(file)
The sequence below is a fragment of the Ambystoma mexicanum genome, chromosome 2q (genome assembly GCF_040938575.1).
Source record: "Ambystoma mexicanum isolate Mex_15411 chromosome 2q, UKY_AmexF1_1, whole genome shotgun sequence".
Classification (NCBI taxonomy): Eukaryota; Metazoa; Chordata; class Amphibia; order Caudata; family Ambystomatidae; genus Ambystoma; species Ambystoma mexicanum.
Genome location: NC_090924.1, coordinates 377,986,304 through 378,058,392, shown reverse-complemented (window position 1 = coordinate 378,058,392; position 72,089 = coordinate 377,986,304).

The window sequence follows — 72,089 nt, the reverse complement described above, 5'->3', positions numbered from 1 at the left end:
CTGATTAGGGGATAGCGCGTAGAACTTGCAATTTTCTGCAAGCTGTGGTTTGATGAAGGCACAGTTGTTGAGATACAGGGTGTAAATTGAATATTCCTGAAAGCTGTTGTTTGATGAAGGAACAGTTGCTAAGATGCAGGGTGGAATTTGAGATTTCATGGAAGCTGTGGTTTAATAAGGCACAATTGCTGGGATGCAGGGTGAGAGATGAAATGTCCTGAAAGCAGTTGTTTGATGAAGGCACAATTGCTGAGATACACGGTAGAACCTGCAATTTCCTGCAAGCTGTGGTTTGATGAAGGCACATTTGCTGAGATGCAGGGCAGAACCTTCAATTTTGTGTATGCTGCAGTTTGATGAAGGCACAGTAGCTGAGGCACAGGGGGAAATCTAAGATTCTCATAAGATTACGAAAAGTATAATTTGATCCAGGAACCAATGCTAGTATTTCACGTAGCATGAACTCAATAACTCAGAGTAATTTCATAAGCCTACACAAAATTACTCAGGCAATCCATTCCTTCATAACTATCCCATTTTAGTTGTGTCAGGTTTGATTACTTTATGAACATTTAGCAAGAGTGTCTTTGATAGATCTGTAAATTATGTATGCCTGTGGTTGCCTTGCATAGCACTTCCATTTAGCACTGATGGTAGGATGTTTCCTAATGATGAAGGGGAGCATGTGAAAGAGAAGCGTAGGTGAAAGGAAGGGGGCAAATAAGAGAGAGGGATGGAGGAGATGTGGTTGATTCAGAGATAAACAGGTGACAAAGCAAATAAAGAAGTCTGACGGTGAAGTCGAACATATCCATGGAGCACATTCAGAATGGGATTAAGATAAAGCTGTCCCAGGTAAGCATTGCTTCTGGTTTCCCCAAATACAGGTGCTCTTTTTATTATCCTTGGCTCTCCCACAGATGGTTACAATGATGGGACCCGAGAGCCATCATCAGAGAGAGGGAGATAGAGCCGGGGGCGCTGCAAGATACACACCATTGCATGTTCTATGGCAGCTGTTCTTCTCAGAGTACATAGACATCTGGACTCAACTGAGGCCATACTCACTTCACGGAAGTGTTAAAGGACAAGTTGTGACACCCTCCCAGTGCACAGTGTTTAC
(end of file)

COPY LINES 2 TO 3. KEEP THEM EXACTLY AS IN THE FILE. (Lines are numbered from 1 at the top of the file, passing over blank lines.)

Source record: "Ambystoma mexicanum isolate Mex_15411 chromosome 2q, UKY_AmexF1_1, whole genome shotgun sequence".
Classification (NCBI taxonomy): Eukaryota; Metazoa; Chordata; class Amphibia; order Caudata; family Ambystomatidae; genus Ambystoma; species Ambystoma mexicanum.